Bevin, Ernest (1881–1951)
BEVIN, ERNEST (1881–1951)BIBLIOGRAPHY
British labor leader and statesman.
Ernest Bevin was the greatest British trade union leader of the twentieth century, being a member of the Trades Union Congress from the early 1920s, the organizer of the 1926 general strike, and an influential figure in developing Labour Party policy in the 1930s. Yet he is best known as Winston Churchill's minister of labor during World War II and Clement Attlee's foreign secretary between 1945 and 1951, during which period he helped found the North Atlantic Treaty Organization in 1949.
Bevin was born at Winsford in March 1881, the illegitimate son of an agricultural laborer. First raised by his mother, who died when he was eight, he was then raised by his half sister in Devon. He became a farmworker at the age of eleven but moved to Bristol to live with his half brother when he was thirteen and found a job delivering soft drinks. He became an active lay preacher in the Baptist Church and gained experience in public speaking before moving on to work with the Bristol Socialist Society. At this time he married Florence Townley, with whom he had one child, Queenie, who was born in 1914.
Bevin was drawn into organizing the dockers and carters on the Bristol docks following his involvement in Ramsay MacDonald's "Right to Work" movement in 1908. Asked to organize the carters for the Dock, Wharf, Riverside, and General Labourers' Union, he increased the membership substantially and became one of the three national organizers of the union. Bevin became increasingly convinced of the need for unions to unite against increasingly organized employers and strongly pressed for the amalgamation in 1921, which saw fourteen unions form the Transport and General Workers' Union.
Although Bevin became a member of the general council of the Trades Union Congress in 1925, it was the general strike of May 1926 that shot him to fame, for it was his last-minute organizational activity that prevented the strike from being a complete disaster. However, the general council's decision to end the general strike on 12 May, after only nine days, provoked a storm of fury from the Communist Party of Great Britain, which claimed that the miners' cause had been abandoned. Bevin bore the brunt of much of their criticism, and throughout the rest of the interwar years he was in conflict with Communists, in and outside his own union.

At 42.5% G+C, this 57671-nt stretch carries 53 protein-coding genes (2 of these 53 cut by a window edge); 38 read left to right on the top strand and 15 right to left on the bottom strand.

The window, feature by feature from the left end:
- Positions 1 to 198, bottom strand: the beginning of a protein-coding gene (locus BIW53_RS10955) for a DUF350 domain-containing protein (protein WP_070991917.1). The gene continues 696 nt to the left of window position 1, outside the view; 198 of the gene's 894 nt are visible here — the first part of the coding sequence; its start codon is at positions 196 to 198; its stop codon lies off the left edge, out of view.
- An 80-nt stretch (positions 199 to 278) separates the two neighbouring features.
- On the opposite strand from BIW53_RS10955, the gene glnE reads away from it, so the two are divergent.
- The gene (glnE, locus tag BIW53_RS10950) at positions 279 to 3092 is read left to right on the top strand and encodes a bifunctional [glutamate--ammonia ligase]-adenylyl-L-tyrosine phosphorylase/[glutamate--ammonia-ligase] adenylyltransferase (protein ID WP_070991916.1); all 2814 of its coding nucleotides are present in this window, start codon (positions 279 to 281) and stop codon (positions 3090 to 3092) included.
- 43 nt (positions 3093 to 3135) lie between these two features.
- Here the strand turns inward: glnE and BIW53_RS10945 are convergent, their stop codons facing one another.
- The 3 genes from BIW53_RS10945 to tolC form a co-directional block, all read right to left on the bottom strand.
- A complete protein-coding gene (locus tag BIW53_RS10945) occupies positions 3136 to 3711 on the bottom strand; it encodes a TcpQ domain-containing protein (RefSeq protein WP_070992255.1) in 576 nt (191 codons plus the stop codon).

Bevin played a major role in shaping the Labour Party throughout the interwar years and was a member of the second Labour government's Economic Advisory Committee and of the Macmillan Committee. However, his economic policies were largely ignored, leading him to publish his views in a pamphlet entitled My Plan for 2,000,000 Workless (1933), which advocated raising the school-leaving age and lowering retirement age in order to create work for the unemployed. After the collapse of MacDonald's second Labour government in 1931 and the expulsion of MacDonald from the Labour Party, Bevin became the dominant figure in the party, helping to remove George Lansbury as leader in 1935 and supporting Clement Attlee's leadership thereafter. He was largely responsible for the Labour Party moving from a pacifist stance in the mid-1930s to openly advocating rearmament by 1937. The need for rearmament was powerfully presented during the Spanish civil war by the German air force's bombing of the Basque town of Guernica in 1937. In other spheres, Bevin was part of the process of socialist planning in the 1930s and contributed significantly to the work of the Amulree Report, which led to the Holidays with Pay Act of 1938.
Bevin never saw himself as a political figure, although he contested and lost parliamentary contests in 1918 and 1931. However, when Winston Churchill formed his wartime administration in May 1940, Bevin was offered the post of minister of labor and national service. This appointment was facilitated by Bevin's unopposed return as member of Parliament for Wandsworth in 1940, a seat he retained until 1951. In his new role Bevin was responsible for the organization of Britain for the war effort. His scheme for directing young men, sometimes boys from private schools, to coal mines gave rise to the term "Bevin's boys."
After the war the Attlee Labour government was returned to power and Bevin was appointed foreign secretary. He was remarkably successful in this role, the Foreign Office particularly enjoying the prominence that Bevin gave it. He supported the Marshall Plan of 1947, whereby the United States gave financial aid to Western Europe, and he pressed for the Washington Treaty of 1949, which led to the formation of the North Atlantic Treaty Organization. He was particularly concerned to preserve Britain's position as a world power and fiercely opposed to the communist regimes of Eastern Europe, being prominent in the defeat of the Soviet Union's air blockade of Berlin in June 1948.
Bevin resigned as foreign secretary on 9 March 1951, owing to continuing ill health, and was given the post of lord privy seal, which carried no departmental responsibilities. He left government less than a month later and died on 14 April 1951.
Bullock, Alan. The Life and Times of Ernest Bevin. 3 vols. London, 1960–1983.
Weiler, Peter. Ernest Bevin. Manchester, U.K., 1983.